He attempted to submit the last paper he wrote before his death, titled "Neanderthal Continuity in View of Some Overlooked Data," but it was rejected by the peer-reviewed journal Current Anthropology. The editor stated it did not make enough reference to the most current research. Whether consciously or not, his anger over the years of academic abuse was apparent in this article. He was told that the tone was "jarring and unacademic" and was refused a second time after a rewrite. He decided his career was indeed over. Just before his death from pancreatic cancer, his friend and colleague Jon Bodly visited him and attempted to find the "foolproof method of determining a fake track from a real one just by looking at them." Krantz just smiled and refused to answer, dying the next day with his secret intact.
Krantz’s plan to kill a Bigfoot “was a political hot potato,” Jeffrey Meldrum. “It divided the Bigfoot community right down the middle with strong feelings on both sides.” If Krantz were to shoot one, he might be helping to kill off the species for the sake of his own research but Krantz’s point was that no one would bother to preserve the species until it was recognized by science. He felt the only way to get that recognition was to bring in a corpse.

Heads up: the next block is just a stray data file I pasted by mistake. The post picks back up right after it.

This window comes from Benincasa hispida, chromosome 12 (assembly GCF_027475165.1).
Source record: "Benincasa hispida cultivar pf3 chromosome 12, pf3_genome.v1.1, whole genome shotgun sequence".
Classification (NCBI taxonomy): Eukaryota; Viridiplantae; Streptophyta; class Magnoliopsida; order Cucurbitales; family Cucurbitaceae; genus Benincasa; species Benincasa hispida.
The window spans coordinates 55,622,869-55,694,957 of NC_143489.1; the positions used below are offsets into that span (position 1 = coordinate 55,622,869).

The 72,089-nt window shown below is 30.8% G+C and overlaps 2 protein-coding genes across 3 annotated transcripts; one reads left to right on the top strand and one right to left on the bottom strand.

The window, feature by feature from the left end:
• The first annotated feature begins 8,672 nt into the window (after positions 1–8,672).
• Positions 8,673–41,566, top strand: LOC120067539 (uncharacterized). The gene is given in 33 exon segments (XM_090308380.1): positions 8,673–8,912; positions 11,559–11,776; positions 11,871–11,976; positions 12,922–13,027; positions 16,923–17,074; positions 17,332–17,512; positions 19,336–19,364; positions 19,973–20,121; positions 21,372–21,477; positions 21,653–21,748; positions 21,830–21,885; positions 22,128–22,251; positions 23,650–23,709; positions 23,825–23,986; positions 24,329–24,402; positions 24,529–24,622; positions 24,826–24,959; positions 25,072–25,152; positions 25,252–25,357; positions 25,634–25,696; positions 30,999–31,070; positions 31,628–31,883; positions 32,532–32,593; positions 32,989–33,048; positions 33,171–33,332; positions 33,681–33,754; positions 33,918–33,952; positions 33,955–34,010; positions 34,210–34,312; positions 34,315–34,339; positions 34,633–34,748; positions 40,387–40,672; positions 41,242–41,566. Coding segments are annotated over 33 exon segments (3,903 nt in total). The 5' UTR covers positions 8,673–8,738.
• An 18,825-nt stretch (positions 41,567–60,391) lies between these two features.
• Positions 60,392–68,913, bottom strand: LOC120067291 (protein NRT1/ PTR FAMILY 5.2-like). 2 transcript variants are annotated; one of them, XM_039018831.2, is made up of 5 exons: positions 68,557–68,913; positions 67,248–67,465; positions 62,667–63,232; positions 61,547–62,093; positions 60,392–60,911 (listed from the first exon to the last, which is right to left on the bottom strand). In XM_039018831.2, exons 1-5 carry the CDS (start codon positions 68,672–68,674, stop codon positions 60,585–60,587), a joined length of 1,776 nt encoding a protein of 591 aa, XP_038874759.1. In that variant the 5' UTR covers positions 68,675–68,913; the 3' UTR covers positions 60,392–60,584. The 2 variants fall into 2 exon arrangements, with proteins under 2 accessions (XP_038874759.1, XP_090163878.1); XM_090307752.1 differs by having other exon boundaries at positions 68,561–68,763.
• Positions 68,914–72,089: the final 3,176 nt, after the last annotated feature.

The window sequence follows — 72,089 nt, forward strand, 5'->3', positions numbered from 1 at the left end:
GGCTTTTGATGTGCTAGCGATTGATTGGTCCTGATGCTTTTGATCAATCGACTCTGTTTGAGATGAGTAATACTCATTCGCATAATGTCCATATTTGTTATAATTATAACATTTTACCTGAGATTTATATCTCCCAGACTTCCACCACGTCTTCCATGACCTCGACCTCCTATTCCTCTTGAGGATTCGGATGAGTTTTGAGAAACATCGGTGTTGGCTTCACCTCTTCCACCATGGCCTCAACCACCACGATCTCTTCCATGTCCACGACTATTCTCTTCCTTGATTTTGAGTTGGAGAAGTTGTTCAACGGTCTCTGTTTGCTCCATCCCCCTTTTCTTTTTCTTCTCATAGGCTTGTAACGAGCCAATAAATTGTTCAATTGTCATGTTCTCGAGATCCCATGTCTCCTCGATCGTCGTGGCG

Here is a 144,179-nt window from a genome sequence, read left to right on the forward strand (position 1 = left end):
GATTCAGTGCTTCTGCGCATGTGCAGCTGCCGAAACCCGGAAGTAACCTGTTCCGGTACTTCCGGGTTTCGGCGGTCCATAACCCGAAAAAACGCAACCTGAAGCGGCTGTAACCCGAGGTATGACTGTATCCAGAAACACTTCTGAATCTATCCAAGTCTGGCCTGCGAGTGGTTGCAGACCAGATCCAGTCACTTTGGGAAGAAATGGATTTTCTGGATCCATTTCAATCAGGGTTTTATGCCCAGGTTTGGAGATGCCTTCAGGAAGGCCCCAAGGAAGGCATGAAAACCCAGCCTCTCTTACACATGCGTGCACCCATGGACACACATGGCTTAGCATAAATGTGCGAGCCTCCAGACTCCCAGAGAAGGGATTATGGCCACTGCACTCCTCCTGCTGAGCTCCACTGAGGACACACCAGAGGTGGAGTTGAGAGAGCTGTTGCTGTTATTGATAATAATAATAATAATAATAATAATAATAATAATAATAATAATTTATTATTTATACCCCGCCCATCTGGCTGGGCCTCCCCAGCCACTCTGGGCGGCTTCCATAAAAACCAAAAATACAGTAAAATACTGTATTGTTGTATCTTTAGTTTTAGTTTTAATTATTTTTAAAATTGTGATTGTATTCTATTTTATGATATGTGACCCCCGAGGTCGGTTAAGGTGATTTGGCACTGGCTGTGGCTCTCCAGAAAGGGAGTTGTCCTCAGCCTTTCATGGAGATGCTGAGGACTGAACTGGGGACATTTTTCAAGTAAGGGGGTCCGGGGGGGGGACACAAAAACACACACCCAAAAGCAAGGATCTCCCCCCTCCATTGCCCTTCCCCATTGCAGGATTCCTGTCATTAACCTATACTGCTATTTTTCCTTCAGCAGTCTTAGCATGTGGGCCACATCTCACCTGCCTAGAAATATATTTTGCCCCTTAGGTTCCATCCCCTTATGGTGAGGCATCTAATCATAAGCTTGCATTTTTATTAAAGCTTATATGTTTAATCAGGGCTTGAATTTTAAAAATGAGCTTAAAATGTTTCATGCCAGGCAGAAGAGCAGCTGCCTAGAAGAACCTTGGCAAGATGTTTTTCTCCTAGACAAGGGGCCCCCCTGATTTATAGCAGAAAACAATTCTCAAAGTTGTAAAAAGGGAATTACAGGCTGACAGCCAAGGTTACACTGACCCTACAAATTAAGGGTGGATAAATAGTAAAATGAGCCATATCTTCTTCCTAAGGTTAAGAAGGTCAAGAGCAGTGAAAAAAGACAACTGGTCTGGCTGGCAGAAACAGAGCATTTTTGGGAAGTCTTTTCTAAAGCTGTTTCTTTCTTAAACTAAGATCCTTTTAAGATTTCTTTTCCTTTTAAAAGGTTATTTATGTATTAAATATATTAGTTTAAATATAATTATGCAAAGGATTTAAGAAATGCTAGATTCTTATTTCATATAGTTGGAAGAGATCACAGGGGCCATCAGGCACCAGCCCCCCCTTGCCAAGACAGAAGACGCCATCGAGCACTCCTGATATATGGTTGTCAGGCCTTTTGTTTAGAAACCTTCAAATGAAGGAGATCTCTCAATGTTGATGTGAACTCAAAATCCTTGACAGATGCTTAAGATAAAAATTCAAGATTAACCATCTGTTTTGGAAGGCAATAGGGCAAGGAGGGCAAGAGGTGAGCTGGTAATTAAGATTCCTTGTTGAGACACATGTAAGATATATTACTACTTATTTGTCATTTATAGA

Though Krantz never found a Bigfoot dead or alive, he had what he thought were close calls. Krantz was also seen as a maverick in his research methods. Many found him funny and entertaining. One year, Krantz molded a set of heavy brow ridges and strapped them to his head. He let his hair grow out all summer, trying to ascertain the advantage of a hominid’s having such ridges. According to Meldrum, “He came to the conclusion that it kept the hair out of your eyes."
Although eccentric, he was also a respected scholar who made legitimate contributions to science. He was a member of both MENSA and INTERTEL, but fell prey to hoaxes. After graduating, Donald Tyler and another professor made a fake Sasquatch cast and took it to Krantz for analysis. They used their fingers and foreheads to create lines in the bottom of the cast. Krantz determined, based on specific dermal ridges and lines in the foot, that the cast was without a doubt from the Blue Mountains. Krantz was undeterred. Because footprints have been found for so many decades in so many different places in the world, it seemed completely implausible to Krantz that every one of them could have been faked. I tend to agree.